If you and your son think through all this, and still wants to pursue the ROTC option, good luck, and bon voyage.
     
  14. Marist College ROTC

    Marist College ROTC Member

    Joined:
    Nov 28, 2010
    Messages:
    413
    Likes Received:
    0
    Lets fast forward through the next 8 years. Your son can handle the difficulty of combining ROTC with pre-med, gets accepted for Ed Delay, gets accepted to a medical school, and succeeds in Medical School. Even then, he does not get to tell the military that he wants to work in prosthetics. They might decide that they have a greater need for trauma surgeons.

    This entire plan is based on a series of increasingly difficult best case scenarios.

    If this was my son I would make sure that he understood all the possible outcomes and the likelihood of each outcome. If my son was pursuing a different but equally unlikely outcome, for example becoming a star on Broadway, I would support him. If that plans works out, he is set for life in the career he wants. If it doesn't, HE gets to pick his Plan B.

    In your son's scenario, the military picks his Plan B with little or no input from him. He will owe at least 8 years of Active duty if the military paid for college and grad school. Sorry that you weren't very good at molecular biology, lets see how you do at leading Infantry platoons and companies. At 34 (at the earliest), he would then be able to transition to the reserve component and start making career choices for himself.

    If this was my son, I would strongly advise him against the plan that you detailed. The probability of success is too remote and the consequence of failure is too severe.
     
  15. educateme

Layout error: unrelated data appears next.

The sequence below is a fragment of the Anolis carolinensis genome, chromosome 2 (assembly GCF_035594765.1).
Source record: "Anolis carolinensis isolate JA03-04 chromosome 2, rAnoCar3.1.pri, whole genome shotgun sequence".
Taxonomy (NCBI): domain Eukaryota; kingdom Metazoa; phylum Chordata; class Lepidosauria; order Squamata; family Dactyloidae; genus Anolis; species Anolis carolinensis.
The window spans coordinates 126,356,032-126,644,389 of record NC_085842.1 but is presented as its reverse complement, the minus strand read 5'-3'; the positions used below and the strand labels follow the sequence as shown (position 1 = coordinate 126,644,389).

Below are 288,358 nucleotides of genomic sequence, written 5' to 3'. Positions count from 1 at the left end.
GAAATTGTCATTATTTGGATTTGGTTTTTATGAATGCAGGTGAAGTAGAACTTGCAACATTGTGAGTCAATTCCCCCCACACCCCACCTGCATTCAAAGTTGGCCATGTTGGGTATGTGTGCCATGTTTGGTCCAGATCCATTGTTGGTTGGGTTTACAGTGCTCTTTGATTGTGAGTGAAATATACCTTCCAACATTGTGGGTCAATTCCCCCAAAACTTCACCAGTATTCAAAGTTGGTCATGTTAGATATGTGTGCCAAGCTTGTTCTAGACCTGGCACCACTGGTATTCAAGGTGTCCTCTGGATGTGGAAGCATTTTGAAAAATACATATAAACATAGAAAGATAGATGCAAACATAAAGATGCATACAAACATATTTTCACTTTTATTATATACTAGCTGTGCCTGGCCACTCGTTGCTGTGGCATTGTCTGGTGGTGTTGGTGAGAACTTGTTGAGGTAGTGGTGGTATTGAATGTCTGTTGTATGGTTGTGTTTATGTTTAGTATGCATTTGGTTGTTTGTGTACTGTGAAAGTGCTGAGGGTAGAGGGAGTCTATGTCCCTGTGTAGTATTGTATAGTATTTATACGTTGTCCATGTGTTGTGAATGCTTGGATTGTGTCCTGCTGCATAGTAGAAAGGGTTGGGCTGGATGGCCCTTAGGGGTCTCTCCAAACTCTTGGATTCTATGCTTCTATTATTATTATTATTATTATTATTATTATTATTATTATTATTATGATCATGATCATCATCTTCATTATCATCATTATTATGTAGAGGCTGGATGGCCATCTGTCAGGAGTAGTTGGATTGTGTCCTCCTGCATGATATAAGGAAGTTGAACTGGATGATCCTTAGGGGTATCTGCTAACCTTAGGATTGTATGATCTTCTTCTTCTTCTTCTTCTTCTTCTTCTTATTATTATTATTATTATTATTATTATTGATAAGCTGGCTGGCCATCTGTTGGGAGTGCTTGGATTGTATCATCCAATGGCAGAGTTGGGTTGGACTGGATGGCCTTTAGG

educateme Member

    Joined:
    Nov 7, 2009
    Messages:
    323
    Likes Received:
    0
    OP's son wants to do MD/PH.D. program. That 7-8 years IN ADDITION to 4 years of college education.

    All the advice on the education delay for the normal MEDICAL school of 4 years may not even apply here. I don't know this, but will the military give 7-8 years worth of an educational delay? I know the medical educational delay is already hard enough to get but at least it's in the list of things they do offer. Do they offer a MD/Ph.D. educational delay that takes 7-8 years POST college degree? Even if this is possible, he will be 30 by the time he is done with education. He will owe at least 12 years of active duty commitment plus more in reserve duty (I believe combined active and reserve: it's 2 years of service for 1 year of education), so he will be in his mid 40's before he can make his choice while still yoked to the military through the reserve program which may require him to be activated as needed. He will be in his fifties if he truly wants to have a complete freedom to make his own choices.